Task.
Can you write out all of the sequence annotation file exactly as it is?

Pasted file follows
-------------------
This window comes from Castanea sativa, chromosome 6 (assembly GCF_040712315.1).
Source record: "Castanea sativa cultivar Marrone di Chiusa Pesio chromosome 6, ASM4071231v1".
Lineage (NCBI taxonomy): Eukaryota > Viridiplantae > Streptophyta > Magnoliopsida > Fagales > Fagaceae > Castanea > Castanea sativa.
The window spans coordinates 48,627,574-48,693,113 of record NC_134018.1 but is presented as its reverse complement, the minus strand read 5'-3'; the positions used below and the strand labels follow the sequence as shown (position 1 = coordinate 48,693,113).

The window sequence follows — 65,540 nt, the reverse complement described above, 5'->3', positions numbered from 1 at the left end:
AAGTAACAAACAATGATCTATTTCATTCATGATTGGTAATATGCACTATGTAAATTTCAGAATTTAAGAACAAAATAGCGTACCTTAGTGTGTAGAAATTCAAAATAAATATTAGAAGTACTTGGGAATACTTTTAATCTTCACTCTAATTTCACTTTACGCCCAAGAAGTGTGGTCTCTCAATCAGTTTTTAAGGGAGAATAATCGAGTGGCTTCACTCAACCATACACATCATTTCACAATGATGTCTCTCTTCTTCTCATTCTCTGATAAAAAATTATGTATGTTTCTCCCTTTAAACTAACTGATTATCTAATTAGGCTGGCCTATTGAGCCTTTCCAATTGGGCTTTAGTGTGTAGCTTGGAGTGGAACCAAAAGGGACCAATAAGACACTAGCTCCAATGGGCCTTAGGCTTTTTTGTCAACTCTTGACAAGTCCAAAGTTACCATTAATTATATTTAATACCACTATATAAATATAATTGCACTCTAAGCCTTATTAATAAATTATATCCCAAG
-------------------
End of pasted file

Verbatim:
This window comes from Castanea sativa, chromosome 6 (assembly GCF_040712315.1).
Source record: "Castanea sativa cultivar Marrone di Chiusa Pesio chromosome 6, ASM4071231v1".
Lineage (NCBI taxonomy): Eukaryota > Viridiplantae > Streptophyta > Magnoliopsida > Fagales > Fagaceae > Castanea > Castanea sativa.
The window spans coordinates 48,627,574-48,693,113 of record NC_134018.1 but is presented as its reverse complement, the minus strand read 5'-3'; the positions used below and the strand labels follow the sequence as shown (position 1 = coordinate 48,693,113).

The window sequence follows — 65,540 nt, the reverse complement described above, 5'->3', positions numbered from 1 at the left end:
AAGTAACAAACAATGATCTATTTCATTCATGATTGGTAATATGCACTATGTAAATTTCAGAATTTAAGAACAAAATAGCGTACCTTAGTGTGTAGAAATTCAAAATAAATATTAGAAGTACTTGGGAATACTTTTAATCTTCACTCTAATTTCACTTTACGCCCAAGAAGTGTGGTCTCTCAATCAGTTTTTAAGGGAGAATAATCGAGTGGCTTCACTCAACCATACACATCATTTCACAATGATGTCTCTCTTCTTCTCATTCTCTGATAAAAAATTATGTATGTTTCTCCCTTTAAACTAACTGATTATCTAATTAGGCTGGCCTATTGAGCCTTTCCAATTGGGCTTTAGTGTGTAGCTTGGAGTGGAACCAAAAGGGACCAATAAGACACTAGCTCCAATGGGCCTTAGGCTTTTTTGTCAACTCTTGACAAGTCCAAAGTTACCATTAATTATATTTAATACCACTATATAAATATAATTGCACTCTAAGCCTTATTAATAAATTATATCCCAAG